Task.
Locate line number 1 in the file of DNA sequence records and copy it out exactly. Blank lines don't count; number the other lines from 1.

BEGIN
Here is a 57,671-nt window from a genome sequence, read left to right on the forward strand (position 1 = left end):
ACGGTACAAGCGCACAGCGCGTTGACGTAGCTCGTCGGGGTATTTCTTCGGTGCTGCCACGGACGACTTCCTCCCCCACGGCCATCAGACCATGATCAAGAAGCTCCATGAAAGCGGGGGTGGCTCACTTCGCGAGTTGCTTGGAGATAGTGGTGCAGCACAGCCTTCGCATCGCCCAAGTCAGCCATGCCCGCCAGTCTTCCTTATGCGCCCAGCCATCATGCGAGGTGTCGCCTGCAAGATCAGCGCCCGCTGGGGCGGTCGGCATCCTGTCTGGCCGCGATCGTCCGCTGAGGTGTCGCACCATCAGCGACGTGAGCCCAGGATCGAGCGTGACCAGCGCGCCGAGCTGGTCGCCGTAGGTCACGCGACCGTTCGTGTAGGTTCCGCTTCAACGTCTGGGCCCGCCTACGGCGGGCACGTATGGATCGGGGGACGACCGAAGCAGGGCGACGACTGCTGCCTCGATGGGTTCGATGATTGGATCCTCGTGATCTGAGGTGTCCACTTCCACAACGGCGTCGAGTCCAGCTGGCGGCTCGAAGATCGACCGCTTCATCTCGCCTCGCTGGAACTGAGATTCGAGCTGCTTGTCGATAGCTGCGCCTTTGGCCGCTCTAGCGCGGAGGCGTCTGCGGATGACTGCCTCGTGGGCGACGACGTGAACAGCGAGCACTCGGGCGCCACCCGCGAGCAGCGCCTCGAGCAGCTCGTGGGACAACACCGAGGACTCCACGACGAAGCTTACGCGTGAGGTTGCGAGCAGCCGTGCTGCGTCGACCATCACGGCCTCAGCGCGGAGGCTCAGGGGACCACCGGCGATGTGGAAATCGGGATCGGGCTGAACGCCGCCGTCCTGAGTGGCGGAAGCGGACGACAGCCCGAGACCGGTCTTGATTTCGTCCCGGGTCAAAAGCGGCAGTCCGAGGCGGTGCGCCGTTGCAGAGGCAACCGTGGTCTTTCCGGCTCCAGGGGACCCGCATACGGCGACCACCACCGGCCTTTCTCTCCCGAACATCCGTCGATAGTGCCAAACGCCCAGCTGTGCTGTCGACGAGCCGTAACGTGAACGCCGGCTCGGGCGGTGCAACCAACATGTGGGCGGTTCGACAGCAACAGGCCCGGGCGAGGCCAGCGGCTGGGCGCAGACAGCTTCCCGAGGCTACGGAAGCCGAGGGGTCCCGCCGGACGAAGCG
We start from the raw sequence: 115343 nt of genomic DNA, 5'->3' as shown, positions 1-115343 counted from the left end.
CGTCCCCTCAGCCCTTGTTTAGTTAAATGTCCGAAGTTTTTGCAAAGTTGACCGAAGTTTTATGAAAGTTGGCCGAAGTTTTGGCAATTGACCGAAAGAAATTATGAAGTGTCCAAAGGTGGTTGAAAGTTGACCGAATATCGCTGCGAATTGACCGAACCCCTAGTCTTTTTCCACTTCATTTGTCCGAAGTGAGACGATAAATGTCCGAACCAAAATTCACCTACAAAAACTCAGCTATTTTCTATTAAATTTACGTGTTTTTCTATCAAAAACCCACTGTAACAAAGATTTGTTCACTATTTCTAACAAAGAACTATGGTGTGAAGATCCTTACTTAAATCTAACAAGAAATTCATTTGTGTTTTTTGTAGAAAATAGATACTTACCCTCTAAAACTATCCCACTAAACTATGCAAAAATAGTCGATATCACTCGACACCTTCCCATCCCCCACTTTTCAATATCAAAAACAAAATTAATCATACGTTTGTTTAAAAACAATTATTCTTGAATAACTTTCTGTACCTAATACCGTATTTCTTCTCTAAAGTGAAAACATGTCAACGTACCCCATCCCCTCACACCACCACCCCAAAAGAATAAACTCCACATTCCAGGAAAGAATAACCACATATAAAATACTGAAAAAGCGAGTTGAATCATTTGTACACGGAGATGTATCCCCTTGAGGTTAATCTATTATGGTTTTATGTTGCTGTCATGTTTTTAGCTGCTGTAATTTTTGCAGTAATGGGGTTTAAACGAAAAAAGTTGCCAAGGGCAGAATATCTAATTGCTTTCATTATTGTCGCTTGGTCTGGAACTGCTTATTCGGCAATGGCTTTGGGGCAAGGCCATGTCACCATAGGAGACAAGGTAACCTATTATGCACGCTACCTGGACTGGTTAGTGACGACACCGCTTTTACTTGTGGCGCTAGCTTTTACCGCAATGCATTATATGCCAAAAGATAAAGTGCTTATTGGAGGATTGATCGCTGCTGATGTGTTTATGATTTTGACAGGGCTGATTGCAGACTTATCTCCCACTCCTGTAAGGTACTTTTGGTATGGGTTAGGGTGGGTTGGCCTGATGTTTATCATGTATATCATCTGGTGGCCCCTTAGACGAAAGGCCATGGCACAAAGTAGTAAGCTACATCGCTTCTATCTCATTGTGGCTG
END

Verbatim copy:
Here is a 57,671-nt window from a genome sequence, read left to right on the forward strand (position 1 = left end):